“As the world’s largest manager of commercial properties, CBRE can play an outsized role in helping to limit the rise in global temperatures, while improving the efficiency and sustainability of building operations.
“Building on our momentum, in late 2020, we committed to science-based greenhouse gas reduction targets with a goal of cutting our operational emissions by more than two-thirds by 2035. We also pledged to make similarly ambitious reductions in the properties and facilities we manage for clients.” – Bob Sulentic, CEO, CBRE
What’s the problem?
Emissions from buildings CBRE manages make up the vast majority, 99.8%, of the company’s emissions. Those emissions rose dramatically – by 519% – in 2020, making it seem as if the company was moving in the wrong direction.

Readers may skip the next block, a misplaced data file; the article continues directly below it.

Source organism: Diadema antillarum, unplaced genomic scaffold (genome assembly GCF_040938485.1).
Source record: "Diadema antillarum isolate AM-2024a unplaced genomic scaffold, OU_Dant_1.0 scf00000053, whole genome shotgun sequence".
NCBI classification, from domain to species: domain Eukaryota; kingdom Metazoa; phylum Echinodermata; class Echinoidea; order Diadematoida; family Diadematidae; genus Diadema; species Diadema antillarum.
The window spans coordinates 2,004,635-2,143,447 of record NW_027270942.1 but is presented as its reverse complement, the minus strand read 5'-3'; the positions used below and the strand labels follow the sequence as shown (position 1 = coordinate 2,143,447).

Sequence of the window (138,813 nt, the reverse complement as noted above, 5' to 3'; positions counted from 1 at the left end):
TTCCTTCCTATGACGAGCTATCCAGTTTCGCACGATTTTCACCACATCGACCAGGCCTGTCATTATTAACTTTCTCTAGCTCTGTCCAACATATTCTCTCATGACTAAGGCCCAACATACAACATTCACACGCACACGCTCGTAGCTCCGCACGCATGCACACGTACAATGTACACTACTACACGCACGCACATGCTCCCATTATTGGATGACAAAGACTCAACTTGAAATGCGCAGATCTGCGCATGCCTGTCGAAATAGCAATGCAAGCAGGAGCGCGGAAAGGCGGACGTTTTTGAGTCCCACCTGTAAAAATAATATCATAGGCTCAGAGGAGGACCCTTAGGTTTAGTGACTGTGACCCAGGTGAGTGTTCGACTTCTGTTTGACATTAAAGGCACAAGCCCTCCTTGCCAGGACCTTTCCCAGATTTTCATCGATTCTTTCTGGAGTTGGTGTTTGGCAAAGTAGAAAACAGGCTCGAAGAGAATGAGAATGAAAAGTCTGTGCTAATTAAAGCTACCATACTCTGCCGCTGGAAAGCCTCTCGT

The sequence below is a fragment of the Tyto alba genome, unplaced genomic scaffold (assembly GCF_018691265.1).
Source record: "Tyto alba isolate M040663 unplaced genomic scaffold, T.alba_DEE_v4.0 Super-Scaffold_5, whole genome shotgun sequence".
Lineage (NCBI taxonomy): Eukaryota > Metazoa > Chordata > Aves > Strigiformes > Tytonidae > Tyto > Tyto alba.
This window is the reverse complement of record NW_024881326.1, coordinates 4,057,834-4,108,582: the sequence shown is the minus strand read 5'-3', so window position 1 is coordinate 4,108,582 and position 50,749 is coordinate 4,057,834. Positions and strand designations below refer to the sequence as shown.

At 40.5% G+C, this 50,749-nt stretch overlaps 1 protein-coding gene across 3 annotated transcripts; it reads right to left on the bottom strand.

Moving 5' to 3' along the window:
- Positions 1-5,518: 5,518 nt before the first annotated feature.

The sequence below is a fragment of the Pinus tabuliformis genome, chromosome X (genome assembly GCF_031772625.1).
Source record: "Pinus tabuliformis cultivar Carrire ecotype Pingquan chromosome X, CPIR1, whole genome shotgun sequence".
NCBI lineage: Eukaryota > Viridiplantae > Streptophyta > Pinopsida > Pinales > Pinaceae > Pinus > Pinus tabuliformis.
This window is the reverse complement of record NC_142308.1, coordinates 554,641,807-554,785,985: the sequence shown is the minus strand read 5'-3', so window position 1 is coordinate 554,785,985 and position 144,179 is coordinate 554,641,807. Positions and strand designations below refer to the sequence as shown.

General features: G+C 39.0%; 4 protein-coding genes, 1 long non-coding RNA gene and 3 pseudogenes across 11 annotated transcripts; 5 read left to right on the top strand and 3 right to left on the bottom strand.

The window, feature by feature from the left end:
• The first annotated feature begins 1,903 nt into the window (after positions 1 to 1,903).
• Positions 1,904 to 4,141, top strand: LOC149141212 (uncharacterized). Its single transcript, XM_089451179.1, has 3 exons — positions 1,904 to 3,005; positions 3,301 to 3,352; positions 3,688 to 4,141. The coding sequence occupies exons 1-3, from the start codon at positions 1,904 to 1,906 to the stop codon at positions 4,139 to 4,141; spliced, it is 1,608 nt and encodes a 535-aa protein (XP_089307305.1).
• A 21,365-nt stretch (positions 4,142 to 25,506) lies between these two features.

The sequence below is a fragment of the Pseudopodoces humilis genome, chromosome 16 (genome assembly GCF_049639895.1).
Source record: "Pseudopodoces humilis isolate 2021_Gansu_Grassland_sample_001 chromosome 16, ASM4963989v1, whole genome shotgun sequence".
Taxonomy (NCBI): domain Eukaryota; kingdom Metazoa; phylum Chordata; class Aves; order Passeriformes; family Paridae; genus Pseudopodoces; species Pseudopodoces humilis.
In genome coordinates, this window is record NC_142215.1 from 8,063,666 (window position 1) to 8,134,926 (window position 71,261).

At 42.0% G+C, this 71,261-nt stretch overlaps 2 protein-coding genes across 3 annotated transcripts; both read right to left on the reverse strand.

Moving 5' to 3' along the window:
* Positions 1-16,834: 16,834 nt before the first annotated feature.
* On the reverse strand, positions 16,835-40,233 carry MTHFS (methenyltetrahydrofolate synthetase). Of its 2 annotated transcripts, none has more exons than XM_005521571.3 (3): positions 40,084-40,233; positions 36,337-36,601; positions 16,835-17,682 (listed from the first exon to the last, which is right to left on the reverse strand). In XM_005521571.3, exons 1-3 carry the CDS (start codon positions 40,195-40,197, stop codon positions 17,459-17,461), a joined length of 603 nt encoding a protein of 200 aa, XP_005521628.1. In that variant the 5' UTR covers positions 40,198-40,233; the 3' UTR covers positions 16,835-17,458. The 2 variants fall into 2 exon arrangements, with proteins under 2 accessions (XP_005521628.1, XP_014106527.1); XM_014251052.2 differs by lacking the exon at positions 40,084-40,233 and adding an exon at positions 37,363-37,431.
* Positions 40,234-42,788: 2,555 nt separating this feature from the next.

CBRE said this was partly due to better data availability, coverage and quality. For example, the collection of more actual data and granular usage (based on regional factors rather than country averages) resulted in more data from energy-intensive facilities such as data centres and healthcare. Those sectors proved to be more energy-intensive than CBRE had previously estimated.
The end result was better information that replaced estimates with evidence. But it also caused a jaw-dropping increase in emissions on paper where an increase might not actually have happened (or at least been as stark).
Were there other reasons for the rise?
The report also said: “Additionally, we believe that increased ventilation requirements due to the pandemic influenced our energy use from HVAC equipment across the portfolio.” By how much is unclear.